The Zamfara State Coordinator of Advocacy Nigeria, a civil rights group, Rabiu Sambo, said malnutrition in IDP camps in Zamfara is likely inevitable because donor organisations mainly carried out food distribution in these camps with little government support.
“When a country places the welfare of its displaced citizens in the hands of donor organisations, problems are inevitable because donor organisations are supposed to complement the efforts by the government.
“A visit to these IDP camps shows you that the residents live in poor conditions, and the Federal Government has not taken the plight of displaced people as a priority because the reasons some of these camps exist is because of the donor organisations,” he said.
The 2020 Global Hunger Index, GHI, ranked Nigeria at 98 among 107 countries, ahead of countries like Afghanistan, Lesotho, Sierra Leone and Liberia.
Nigeria’s low ranking was described as“severe” and blamed on malnutrition. Over 12 per cent of its population is undernourished due to inadequate food lacking in quantity and quality.
According to the GHI report, over 6 per cent of children below the age of five years in Nigeria are wasted, which is low weight for their age from acute malnutrition, and 36 per cent are stunted.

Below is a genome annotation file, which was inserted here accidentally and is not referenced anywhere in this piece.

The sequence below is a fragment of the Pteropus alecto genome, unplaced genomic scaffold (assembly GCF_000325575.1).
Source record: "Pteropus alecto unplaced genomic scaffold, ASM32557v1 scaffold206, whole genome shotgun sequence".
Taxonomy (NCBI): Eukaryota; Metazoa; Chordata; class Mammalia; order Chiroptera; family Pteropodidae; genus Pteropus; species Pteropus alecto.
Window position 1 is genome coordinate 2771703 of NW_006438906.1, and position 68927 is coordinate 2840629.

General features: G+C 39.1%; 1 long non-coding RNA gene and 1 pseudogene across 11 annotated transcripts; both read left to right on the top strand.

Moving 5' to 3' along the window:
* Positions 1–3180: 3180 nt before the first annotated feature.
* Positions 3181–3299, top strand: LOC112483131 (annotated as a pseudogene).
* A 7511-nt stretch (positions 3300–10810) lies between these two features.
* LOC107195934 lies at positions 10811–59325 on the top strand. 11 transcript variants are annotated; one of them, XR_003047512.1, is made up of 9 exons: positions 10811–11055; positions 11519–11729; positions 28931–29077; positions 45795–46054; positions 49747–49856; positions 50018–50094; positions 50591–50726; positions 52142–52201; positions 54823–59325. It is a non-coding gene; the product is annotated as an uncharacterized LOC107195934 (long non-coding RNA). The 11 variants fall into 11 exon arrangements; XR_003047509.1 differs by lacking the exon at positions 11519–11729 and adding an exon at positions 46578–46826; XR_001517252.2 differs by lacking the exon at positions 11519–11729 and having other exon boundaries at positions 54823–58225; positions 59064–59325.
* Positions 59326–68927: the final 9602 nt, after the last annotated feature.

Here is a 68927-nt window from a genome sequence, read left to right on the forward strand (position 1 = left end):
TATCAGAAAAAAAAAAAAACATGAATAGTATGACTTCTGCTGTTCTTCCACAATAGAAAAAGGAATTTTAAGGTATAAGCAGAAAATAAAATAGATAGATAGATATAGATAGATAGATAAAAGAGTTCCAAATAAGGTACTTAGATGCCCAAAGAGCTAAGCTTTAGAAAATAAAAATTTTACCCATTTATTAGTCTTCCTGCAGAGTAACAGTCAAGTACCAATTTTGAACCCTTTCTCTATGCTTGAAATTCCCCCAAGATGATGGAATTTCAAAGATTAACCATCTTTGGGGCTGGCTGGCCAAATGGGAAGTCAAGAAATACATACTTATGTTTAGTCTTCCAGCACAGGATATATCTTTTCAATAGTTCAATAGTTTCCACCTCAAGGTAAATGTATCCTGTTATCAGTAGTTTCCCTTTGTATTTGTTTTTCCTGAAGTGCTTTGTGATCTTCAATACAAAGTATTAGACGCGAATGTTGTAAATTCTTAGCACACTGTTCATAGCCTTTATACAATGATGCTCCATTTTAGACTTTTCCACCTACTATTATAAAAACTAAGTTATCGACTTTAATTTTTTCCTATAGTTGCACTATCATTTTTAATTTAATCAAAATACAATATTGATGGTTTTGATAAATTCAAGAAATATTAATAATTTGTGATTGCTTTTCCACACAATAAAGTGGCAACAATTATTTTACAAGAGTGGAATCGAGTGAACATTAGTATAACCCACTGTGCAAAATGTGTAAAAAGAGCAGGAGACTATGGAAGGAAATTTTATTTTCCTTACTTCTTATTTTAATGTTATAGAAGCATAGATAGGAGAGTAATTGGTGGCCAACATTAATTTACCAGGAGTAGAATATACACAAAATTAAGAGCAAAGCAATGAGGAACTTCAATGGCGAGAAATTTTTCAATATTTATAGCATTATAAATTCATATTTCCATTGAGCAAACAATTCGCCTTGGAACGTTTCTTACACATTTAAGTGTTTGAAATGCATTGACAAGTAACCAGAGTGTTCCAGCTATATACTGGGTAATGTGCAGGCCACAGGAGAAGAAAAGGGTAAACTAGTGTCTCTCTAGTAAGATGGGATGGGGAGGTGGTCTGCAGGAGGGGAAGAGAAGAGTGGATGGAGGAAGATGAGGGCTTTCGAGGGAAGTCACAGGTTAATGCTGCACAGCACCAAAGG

Oyejide Adesanjo, a nutritionist, says institutionalising a homegrown feeding programme for children in these camps would address the underlying problems of malnutrition.
“The government needs to set a national policy to address the concerns of malnutrition in children in the country, especially in schools. This should be done by scaling up its intervention schemes at children in the rural areas through home gardening and an adequate supply of nutritional meals to their schools.
“It should move past political grand-standing where a politician in front of the camera eats with students, but the main issue should be the quantity and the quality of the food the students are served,” he said.
Government’s Floundering Support
In 2015, Nigeria adopted a five-year plan, called the National Strategic Plan of Action on Nutrition (NSPAN) to combat malnutrition. The entire project was expected to cost N328 billion to implement.
For the duration of the programme, Nigeria’s investment in nutrition was a far cry from meeting its target. The Federal Government-approved budgetary releases for Ready To Use Therapeutic Food (RTUF) for malnourished children are as follows, N366 million in 2016, N1.2 billion in 2017, N400 million in 2018 and N61 million in 2019.
RUTF meals are made for severely malnourished children to eat without assistance. They contain peanut paste, milk, vegetable oil, sugar, milk, vitamins and minerals.
In 2020, N800 million earlier slated for RUTF was withdrawn from the budget; records show that Nigeria has spent a total of N2.2 billion on RUTF, which is 0.5 per cent of the total funding needed to implement the project.
Ironically, between 2011 to 2018, malnutrition among children under age five increased as child wasting grew from 24 to 31 per cent in 2018, while stunting rose from 34 to 43 per cent, based on data from the 2018 Multiple Indicator Clusters Survey (MICS).
The cost of treating one child suffering from malnutrition under the Community Management for Acute Malnutrition (CMAM) a programme initiated by the United Nations International Emergency Fund, UNICEF, costs $160, which is N65,894 at the official rate of N411 to $1.